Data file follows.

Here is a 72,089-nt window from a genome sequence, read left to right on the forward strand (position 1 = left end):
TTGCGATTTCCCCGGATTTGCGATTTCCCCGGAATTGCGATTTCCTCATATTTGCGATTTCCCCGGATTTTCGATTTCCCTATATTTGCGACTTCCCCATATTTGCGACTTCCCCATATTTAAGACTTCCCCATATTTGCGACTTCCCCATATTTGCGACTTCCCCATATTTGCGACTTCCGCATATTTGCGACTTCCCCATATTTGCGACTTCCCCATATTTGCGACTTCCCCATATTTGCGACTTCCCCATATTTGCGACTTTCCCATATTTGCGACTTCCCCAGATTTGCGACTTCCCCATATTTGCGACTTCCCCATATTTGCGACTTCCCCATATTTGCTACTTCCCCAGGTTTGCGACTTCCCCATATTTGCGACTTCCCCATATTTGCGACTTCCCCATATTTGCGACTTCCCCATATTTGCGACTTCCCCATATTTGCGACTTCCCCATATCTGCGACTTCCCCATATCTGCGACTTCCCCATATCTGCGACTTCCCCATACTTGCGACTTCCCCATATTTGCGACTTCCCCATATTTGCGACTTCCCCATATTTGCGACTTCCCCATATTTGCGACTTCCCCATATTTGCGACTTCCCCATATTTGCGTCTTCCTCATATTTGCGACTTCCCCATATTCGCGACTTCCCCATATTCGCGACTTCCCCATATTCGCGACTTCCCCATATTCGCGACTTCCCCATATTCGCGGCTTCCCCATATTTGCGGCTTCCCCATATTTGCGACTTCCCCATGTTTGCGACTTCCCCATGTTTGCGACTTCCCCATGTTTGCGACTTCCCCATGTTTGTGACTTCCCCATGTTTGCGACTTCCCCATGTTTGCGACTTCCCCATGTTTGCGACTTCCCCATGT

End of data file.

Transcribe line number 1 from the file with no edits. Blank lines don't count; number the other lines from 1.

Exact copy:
Here is a 72,089-nt window from a genome sequence, read left to right on the forward strand (position 1 = left end):